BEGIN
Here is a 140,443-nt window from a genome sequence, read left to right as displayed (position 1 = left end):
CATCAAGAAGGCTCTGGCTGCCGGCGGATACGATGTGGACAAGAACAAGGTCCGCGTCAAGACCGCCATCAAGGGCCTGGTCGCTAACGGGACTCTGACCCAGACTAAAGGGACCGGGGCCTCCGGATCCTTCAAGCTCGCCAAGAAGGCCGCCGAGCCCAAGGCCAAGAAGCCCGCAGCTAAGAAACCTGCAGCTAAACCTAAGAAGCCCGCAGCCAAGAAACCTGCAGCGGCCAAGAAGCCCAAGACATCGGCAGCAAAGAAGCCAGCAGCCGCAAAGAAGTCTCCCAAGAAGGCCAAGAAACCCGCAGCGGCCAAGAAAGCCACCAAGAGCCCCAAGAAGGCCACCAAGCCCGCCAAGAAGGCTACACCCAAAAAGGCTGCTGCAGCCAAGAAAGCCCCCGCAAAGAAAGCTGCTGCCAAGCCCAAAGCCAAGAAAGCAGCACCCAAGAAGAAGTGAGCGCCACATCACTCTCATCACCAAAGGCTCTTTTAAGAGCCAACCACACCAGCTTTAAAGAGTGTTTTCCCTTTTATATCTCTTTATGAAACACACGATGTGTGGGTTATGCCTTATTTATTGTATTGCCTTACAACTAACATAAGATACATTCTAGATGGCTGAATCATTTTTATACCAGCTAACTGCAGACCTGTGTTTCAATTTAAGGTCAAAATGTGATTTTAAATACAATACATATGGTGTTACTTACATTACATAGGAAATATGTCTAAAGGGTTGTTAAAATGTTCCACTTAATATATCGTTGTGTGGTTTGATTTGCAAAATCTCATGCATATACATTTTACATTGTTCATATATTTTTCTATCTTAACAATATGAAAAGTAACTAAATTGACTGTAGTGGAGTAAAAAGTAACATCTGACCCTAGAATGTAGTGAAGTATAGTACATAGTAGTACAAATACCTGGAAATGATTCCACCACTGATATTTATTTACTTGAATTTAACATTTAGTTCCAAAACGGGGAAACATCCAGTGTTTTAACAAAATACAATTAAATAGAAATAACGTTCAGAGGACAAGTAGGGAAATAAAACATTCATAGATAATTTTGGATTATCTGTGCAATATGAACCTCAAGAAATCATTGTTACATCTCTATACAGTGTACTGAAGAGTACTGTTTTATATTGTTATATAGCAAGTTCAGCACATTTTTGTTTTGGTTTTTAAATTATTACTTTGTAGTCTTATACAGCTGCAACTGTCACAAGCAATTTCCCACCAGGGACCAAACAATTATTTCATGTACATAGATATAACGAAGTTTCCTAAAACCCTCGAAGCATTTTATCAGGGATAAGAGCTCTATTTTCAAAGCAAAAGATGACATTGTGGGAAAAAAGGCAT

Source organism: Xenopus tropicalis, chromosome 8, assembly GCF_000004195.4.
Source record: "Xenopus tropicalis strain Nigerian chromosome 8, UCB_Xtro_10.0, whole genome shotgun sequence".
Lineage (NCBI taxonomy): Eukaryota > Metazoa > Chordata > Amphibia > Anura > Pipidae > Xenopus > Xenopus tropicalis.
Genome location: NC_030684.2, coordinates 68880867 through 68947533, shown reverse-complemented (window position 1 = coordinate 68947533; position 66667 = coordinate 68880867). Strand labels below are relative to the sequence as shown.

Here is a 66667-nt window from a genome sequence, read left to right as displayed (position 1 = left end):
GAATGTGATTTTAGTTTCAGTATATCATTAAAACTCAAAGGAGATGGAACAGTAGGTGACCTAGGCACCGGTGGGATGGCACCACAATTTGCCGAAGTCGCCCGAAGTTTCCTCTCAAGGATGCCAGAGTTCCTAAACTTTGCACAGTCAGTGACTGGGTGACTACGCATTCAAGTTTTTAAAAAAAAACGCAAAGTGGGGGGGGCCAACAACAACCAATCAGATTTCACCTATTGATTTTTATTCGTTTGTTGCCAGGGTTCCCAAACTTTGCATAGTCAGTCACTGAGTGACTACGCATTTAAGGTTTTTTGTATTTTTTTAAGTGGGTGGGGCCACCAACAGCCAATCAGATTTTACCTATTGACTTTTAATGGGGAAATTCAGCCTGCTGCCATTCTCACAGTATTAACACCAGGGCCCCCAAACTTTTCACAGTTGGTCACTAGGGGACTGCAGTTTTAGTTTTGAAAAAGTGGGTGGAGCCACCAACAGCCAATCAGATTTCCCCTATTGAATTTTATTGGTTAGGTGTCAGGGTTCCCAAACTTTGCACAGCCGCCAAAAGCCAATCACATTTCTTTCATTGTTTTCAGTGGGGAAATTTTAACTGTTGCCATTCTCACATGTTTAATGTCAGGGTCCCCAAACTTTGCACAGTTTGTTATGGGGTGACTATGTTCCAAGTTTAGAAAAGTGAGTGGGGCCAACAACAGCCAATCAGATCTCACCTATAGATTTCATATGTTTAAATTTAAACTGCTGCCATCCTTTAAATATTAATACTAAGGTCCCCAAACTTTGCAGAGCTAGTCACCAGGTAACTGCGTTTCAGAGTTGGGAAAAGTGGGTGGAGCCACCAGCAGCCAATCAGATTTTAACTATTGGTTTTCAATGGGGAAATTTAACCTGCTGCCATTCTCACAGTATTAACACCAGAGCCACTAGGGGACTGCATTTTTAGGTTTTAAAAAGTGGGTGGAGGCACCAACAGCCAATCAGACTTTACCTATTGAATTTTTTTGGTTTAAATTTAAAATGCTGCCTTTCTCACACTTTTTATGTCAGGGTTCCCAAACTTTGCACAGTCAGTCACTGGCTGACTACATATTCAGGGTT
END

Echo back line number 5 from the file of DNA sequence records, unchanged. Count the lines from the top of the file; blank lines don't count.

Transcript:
Lineage (NCBI taxonomy): Eukaryota > Metazoa > Chordata > Amphibia > Anura > Pipidae > Xenopus > Xenopus tropicalis.